An interview with EPIC prize winner Cascadia CleanTech Accelerator:
OTT: Congratulations on receiving $50,000 as part of OTT’s EPIC prize! First, please tell us a little more about your company/who you are.
Cascadia CleanTech Accelerator: Cascadia CleanTech Accelerator is a business accelerator program powered by the CleanTech Alliance and VertueLab. The mostly virtual 18-week program delivers mentorship, curriculum, connections and funding opportunities designed specifically for early-stage hardware cleantech startups. CCA was established in 2016 and to date, over 50 companies have gone through the program.
Our multi-state collaboration stretches its support into Oregon, Washington, Western Canada, Alaska and Idaho. Cleantech Alliance facilitates the generation and growth of cleantech companies through member to member connections and networking, educational and informational events and programs, as well as pursuing and supporting clean energy policies. Established in 2007, VertueLab is a nonprofit fighting climate change by providing funding, holistic entrepreneurial support, and networking opportunities to cleantech startups. CCA leverages the vast networks of both organizations. If there is someone working in cleantech in the Pacific Northwest, one of us will know about it and have a connection there.
OTT: Will you give us a brief description of your winning program plan?
Cascadia: Our Accelerator program is designed to help bring innovative hardware technologies to market with the goal of making lab to market a reality. As we continue to build a robust network (regional and beyond) to strengthen the entire innovation lifecycle we also have room for growth.
We are the cleantech connectors for the Pacific Northwest ecosystem. We source startups from regional competitions, national labs, universities, incubators, and accelerators. We make curated connections between the startups and university resources, public and private capital, and mentorship from corporations.
As we look upon the coming years, we need to continue to discover new partnerships while deepening and expanding on existing partnerships. We are especially prioritizing prospective corporate partnerships as an opportunity to help them execute on their sustainability goals, fund pilot projects for supported companies, and mentor young startups. We are also exploring collaboration, learning, and pipeline opportunities with other accelerators and incubators; locally, regionally, and nationally.
Opportunity 1: Pipeline Diversity & Access
There are existing areas in our region where we have not seen company representation yet feel like we should be. We need to have deliberate and strategic efforts to draw out and connect with tech talent in these areas to help develop or inspire innovation.
Opportunity 2: Access to Capital
Early stage startups are in desperate need for development capital from private, federal, state, philanthropists. Our role is to facilitate the connections needed to these funding sources and to even manage special opportunities such as prototype grants.
To successfully implement our growth strategy, these opportunities will be met with partnerships including state and local entities, private organizations, non-government organizations, existing and untapped connections within academic institutions and national labs.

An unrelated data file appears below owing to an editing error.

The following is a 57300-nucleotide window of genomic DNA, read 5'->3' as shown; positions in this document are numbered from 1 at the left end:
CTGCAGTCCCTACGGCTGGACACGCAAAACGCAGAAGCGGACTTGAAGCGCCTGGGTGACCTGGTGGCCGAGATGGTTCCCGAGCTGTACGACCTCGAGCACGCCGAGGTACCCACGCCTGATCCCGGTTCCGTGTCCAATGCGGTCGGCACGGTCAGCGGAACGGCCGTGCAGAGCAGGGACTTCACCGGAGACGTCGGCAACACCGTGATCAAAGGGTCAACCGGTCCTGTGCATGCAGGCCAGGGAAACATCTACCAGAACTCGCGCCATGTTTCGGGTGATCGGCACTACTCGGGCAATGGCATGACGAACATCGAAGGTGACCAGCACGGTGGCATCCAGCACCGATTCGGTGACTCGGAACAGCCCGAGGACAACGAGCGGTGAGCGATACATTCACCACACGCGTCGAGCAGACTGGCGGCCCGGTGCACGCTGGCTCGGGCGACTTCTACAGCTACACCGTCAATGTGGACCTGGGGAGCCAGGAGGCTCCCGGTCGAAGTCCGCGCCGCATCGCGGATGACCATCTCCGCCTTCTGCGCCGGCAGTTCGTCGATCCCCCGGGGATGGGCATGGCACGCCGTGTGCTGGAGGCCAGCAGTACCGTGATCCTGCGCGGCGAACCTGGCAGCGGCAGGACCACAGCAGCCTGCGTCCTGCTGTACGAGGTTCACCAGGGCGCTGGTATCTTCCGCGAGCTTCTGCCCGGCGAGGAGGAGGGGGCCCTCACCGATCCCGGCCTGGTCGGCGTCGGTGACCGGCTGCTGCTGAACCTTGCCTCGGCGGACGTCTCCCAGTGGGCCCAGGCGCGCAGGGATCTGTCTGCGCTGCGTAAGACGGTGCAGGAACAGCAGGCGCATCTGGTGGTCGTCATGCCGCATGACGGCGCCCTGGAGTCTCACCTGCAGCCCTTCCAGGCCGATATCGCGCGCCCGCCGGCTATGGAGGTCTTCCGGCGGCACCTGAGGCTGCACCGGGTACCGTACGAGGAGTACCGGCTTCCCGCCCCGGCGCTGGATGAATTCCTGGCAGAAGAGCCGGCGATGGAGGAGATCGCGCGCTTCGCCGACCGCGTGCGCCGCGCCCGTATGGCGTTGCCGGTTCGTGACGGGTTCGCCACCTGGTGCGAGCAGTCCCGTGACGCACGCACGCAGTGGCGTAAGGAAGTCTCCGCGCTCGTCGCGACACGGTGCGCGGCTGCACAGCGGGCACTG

OTT: How has this program impacted your region/local community?
Cascadia: We are proud of the alumni who are currently still in business and raising money and generating revenue. This directly contributes to jobs in our region. We’ve had outside investors seek us out to learn more about our alumni.
OTT: When it comes to lessons learned with building out your regional innovation ecosystem, what is one thing that has worked and one thing that has not?
Cascadia: The Pacific Northwest is a highly collaborative ecosystem. It’s very important to take the time to get to know individuals at the prospective partnership entities and gain a solid understanding of their needs, political environment and constraints. If through those conversations you cannot identify the “win-wins” for the partnerships, it most likely will not be a fruitful relationship. Also, it’s important to recognize it takes time to learn about each other and when the partnerships are rushed, their value to each party is sometimes questionable.
OTT: What does it mean to be an accelerator/incubator during the coronavirus pandemic?
Cascadia: Luckily, CCA was already mostly a virtual program so we were fairly prepared for the all virtual world. However, we had a few in-person activities that proved to be quite difficult to replicate virtually such as the side conversations that can result in stronger relationships within the cohort and also being unable to replicate the true stress of giving a pitch in front of a group of judges in person. Some things work really well on Zoom (or other meeting platforms), but some things just make more sense and have better outcomes when in person.
OTT: What is one lesson learned from this virtual experience?
Cascadia: Be savvy with Zoom! Use the breakout rooms for purposeful networking and take advantage of everyone being on Zoom by inviting alumni to more of the virtual events within current programming. And no meetings longer than 90 minutes as people’s attention and energy wanes if you go longer.
OTT: How can we stay up to date on the latest news or events with your company?
Thank you Cascadia! Congratulations again on being named an EPIC prize winner.
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